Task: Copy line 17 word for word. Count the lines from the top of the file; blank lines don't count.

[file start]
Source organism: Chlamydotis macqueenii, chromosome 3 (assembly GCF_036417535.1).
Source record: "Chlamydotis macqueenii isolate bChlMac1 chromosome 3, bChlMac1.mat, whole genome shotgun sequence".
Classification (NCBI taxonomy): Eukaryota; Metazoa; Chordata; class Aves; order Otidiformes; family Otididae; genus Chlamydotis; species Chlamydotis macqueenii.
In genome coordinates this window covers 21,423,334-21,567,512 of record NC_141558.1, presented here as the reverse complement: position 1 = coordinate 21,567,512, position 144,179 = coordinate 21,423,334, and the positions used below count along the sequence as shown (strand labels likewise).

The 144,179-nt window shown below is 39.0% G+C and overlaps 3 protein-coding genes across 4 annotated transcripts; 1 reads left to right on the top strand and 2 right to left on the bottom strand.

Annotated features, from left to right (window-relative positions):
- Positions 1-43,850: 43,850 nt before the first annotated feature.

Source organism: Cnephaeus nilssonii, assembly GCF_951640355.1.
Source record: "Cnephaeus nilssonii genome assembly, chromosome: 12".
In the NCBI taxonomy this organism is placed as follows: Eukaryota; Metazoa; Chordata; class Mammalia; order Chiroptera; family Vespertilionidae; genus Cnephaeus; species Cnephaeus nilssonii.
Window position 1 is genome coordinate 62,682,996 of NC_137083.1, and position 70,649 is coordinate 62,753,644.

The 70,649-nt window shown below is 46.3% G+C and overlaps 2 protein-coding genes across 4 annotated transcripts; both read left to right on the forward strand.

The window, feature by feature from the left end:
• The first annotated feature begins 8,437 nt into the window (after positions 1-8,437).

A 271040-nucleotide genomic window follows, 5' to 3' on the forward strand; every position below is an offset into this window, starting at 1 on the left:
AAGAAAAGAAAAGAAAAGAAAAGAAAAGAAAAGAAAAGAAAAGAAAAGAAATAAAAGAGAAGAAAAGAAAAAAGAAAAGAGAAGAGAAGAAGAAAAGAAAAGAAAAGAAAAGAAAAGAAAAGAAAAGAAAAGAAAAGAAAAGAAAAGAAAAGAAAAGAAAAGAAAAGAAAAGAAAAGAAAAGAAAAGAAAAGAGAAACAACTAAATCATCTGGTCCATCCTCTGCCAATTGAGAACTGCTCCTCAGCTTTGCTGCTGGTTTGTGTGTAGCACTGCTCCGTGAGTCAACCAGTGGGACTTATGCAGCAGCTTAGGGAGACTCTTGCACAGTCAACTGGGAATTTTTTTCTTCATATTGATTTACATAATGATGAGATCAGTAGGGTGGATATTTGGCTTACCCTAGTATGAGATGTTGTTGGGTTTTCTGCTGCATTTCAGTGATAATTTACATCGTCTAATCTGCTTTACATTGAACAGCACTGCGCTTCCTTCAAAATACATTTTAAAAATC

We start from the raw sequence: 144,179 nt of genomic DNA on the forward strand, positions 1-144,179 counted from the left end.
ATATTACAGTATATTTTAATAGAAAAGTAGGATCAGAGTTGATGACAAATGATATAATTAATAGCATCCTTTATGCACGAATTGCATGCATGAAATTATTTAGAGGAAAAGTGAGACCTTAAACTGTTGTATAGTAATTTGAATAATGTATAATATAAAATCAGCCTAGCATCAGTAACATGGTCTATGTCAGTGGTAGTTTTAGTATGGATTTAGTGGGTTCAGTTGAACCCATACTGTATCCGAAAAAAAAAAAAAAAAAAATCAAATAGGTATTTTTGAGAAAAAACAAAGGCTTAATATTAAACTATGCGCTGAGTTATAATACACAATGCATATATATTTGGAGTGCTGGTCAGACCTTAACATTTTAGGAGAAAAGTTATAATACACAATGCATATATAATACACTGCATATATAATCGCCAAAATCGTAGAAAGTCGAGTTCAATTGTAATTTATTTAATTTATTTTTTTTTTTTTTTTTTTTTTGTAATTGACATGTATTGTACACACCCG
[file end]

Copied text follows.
We start from the raw sequence: 144,179 nt of genomic DNA on the forward strand, positions 1-144,179 counted from the left end.